Friday, December 4, 2009

Course brings light, generates heat

Physics and Society offers
science fundamentals
for non-science majors

Dr. Richard Kouzes designed his first online physics course to explore how physics interacts with society, energy, communications, war, and art. As the first semester of Physics and Society drew to a close this week, the Washington State University course had become a catalyst for another kind of volatile interaction:
      “Students type stuff,” Kouzes said with a smile. “They are typing along and they say stuff they wouldn’t say in a classroom. Some have very strong opinions, including political opinions.”
      The privacy of the Internet – which shields students from a professorial harrumph – is one factor. Online students also tend to be older, with a variety of backgrounds and opinions, said Kouzes, an adjunct professor at WSU since 2001. “You reach a diverse set of students online.”
      When discussions become digressions, Kouzes intervenes just enough to make sure students have the facts straight. “I’d like to argue with them sometimes, but my role isn’t to get into opinions.”
      But it’s not only cantankerous students who stir things up, said Ami Brodak, 35, who took the course through WSU’s Distance Degree Programs. “Kouzes brings up these really controversial topics,” she pointed out. “Evolution, population control, how the U.S. uses energy: all of these have incited strong opinions, at least for me.” More...
      Kouzes may be an instigator, Brodak said, but he’s a respectful one. “He never clobbered us for having a differing viewpoint from what he’s teaching,” she said. “That stimulated a free flow of ideas. I feel like I’ve learned from other viewpoints, and also been able to shed some light on topics.”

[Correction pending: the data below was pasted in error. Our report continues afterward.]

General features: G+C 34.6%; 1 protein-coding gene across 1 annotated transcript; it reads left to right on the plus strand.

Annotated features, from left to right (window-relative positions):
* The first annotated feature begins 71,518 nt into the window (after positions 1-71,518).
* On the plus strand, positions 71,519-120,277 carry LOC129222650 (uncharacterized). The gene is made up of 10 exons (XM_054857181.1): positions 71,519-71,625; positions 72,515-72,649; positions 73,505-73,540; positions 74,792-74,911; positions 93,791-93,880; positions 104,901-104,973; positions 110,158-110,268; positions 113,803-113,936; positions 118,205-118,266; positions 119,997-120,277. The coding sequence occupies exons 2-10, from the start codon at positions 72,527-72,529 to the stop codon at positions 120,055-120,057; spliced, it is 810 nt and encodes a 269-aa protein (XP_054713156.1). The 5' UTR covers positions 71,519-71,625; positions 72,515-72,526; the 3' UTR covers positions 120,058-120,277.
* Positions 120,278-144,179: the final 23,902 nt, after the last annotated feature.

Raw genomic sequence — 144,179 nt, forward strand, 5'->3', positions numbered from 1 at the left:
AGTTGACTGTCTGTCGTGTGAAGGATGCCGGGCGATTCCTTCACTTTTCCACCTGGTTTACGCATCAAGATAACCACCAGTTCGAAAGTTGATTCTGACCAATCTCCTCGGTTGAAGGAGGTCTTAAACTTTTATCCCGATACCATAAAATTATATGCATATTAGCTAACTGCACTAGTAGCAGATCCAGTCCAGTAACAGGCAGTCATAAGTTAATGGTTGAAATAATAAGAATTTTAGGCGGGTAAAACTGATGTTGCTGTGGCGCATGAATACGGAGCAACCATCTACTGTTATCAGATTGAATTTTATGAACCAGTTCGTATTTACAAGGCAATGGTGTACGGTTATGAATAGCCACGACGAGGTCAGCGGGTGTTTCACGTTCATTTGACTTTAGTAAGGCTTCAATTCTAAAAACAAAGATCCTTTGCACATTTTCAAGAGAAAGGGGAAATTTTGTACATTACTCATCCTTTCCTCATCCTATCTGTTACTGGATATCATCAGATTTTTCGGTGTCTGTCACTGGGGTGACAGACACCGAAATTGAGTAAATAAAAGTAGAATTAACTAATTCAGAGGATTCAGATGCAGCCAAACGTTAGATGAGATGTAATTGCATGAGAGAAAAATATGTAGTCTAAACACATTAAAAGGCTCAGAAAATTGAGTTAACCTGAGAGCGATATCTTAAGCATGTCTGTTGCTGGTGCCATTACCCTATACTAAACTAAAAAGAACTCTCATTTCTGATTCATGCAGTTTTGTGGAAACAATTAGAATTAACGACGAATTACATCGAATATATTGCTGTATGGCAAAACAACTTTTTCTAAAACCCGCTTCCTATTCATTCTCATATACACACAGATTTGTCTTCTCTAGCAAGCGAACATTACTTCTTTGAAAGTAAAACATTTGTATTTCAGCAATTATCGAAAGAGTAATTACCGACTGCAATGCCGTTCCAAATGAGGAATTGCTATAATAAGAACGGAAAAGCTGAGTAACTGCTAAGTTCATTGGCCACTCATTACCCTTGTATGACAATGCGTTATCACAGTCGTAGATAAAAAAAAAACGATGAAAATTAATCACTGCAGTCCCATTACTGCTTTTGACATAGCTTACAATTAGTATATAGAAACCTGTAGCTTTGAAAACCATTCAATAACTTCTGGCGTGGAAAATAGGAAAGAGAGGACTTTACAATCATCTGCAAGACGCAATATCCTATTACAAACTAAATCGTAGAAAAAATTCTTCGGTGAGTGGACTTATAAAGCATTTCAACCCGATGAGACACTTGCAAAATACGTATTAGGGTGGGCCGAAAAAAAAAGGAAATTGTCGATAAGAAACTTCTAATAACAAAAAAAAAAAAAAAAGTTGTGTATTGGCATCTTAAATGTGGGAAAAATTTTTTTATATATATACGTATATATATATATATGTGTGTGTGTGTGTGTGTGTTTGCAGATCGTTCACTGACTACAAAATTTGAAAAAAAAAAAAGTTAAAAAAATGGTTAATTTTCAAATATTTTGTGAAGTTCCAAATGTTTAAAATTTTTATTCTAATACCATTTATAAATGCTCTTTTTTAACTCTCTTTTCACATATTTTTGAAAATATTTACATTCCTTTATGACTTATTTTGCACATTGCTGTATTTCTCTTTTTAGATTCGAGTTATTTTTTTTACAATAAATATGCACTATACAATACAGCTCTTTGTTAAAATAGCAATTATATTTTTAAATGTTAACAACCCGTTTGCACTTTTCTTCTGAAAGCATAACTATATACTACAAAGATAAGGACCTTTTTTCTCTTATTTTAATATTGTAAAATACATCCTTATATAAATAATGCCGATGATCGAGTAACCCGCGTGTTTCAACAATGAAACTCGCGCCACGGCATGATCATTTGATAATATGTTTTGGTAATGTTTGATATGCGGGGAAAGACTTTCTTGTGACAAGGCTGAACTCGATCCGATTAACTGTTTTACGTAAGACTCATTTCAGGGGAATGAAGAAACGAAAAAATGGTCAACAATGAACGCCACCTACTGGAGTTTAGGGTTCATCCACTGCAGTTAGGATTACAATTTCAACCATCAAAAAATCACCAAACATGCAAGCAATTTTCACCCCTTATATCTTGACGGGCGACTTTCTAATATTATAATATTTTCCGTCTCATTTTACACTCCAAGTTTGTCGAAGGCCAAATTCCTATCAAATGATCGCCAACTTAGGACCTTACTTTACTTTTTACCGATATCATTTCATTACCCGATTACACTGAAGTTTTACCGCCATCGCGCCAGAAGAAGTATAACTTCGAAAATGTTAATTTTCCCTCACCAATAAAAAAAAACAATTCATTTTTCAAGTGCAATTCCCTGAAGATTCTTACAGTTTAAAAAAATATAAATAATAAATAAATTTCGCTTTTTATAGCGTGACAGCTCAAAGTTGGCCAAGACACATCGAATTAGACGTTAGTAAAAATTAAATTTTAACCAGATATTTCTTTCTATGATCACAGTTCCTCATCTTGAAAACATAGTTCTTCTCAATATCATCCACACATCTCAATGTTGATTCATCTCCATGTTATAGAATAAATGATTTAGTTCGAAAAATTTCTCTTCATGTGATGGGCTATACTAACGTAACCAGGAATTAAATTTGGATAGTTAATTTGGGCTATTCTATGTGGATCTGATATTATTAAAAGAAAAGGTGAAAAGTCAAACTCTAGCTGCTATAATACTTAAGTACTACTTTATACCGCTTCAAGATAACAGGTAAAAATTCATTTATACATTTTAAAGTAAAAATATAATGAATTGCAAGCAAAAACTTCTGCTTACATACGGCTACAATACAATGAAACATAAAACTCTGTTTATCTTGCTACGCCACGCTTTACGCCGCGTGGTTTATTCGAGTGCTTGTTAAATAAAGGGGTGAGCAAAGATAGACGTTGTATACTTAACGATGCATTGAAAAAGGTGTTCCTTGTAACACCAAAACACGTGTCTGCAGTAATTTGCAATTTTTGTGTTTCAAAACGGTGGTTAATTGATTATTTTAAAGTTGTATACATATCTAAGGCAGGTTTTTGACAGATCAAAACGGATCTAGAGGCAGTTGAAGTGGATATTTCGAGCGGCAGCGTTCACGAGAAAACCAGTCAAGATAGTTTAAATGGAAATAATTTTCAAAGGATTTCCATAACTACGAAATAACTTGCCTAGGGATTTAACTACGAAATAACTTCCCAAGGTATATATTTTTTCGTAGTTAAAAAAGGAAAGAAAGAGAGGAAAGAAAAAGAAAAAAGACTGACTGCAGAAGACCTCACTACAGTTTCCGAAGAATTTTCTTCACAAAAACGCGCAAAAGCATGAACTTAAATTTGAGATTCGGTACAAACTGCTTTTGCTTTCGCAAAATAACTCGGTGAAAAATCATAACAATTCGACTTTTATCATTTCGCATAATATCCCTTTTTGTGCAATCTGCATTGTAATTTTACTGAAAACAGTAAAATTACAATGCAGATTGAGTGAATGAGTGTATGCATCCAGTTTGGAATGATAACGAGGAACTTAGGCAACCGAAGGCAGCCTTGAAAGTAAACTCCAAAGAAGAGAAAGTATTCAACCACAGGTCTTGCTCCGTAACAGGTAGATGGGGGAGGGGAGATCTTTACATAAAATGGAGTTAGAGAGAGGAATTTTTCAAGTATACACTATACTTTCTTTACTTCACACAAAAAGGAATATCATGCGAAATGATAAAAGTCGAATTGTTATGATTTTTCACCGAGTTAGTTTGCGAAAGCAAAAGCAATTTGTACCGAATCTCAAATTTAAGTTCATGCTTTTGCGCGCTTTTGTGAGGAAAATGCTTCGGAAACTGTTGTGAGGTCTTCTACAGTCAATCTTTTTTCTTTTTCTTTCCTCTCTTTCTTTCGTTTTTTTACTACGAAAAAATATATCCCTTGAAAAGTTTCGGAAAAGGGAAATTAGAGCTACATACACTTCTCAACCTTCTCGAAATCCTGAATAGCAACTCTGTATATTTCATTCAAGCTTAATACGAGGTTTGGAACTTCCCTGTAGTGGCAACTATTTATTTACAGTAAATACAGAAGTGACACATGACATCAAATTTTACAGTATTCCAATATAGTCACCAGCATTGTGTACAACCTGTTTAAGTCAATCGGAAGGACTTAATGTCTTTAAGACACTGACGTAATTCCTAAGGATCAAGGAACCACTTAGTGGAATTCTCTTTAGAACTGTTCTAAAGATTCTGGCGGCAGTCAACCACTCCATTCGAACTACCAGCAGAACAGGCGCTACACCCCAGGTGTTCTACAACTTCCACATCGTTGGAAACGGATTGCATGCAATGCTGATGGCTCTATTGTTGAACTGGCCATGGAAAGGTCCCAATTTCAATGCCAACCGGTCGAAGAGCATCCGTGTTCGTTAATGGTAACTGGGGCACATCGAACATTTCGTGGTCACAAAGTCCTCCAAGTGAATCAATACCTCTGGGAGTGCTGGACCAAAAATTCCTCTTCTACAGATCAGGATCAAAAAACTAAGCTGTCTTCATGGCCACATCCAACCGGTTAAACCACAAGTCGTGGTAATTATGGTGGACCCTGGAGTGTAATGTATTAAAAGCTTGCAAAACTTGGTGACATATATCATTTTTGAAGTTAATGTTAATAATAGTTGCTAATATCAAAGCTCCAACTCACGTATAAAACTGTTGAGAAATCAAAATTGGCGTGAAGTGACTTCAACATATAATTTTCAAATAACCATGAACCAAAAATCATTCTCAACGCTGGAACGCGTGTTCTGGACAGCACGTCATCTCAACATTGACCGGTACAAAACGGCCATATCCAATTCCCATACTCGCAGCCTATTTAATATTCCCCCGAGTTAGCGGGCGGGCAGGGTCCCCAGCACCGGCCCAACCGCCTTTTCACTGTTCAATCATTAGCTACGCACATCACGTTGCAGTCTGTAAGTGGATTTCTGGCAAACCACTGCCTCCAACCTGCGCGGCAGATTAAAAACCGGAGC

Physics 380 is designed to be free-flowing, with topics ranging from atoms to artwork, from Newton’s laws to nuclear power. “It’s been incredibly enlightening, especially for someone who was very intimidated by the sciences,” said Brodak, a history major who lives in Olympia, Wash.
      The course’s lack of science prerequisites make it well suited for non-science majors who need science credits. That doesn’t mean a hard-core physics aficionado can stump the professor.
      Kouzes earned his master’s and doctorate in physics from Princeton University. He is a laboratory fellow at the Department of Energy’s Pacific Northwest National Laboratory in Richland, Washington, and works in the areas of neutrino science, homeland security, radioactive material interdiction, non-proliferation, and computational applications.
      Kouzes lives in Richland and teaches at the Tri-Cities campus. He stopped by DDP to discuss his online course when he was in Pullman to present a colloquium, Detection of Nuclear Threats at Borders. Kouzes is comfortable teaching both fundamental and advanced physics. “You adapt to whatever audience you have,” he said.
      Kouzes is adapting to the online audience by increasing the credit for discussions next semester. “Each week I pose a set of discussion questions, but I say you can talk about anything else. A number of students did their own research – searching out information on recycling fluorescent lights, for example. They put it all into their discussions, so it deserves more credit.”
      By the end of the course, Brodak was no longer “very intimidated by the sciences” – or by the professor.
      “I often disagreed with his contentions,” she said, “yet I totally loved the class. I learned more than I think I ever have in any other class on such a broad range of topics.”
By Richard H. Miller/Center for Distance and Professional Education

1 comment:

  1. This sounds like a fabulous course! I hope I can enroll in Physics & Society next spring.
    Jenifer Lawrence
    Junior,Social Sciences major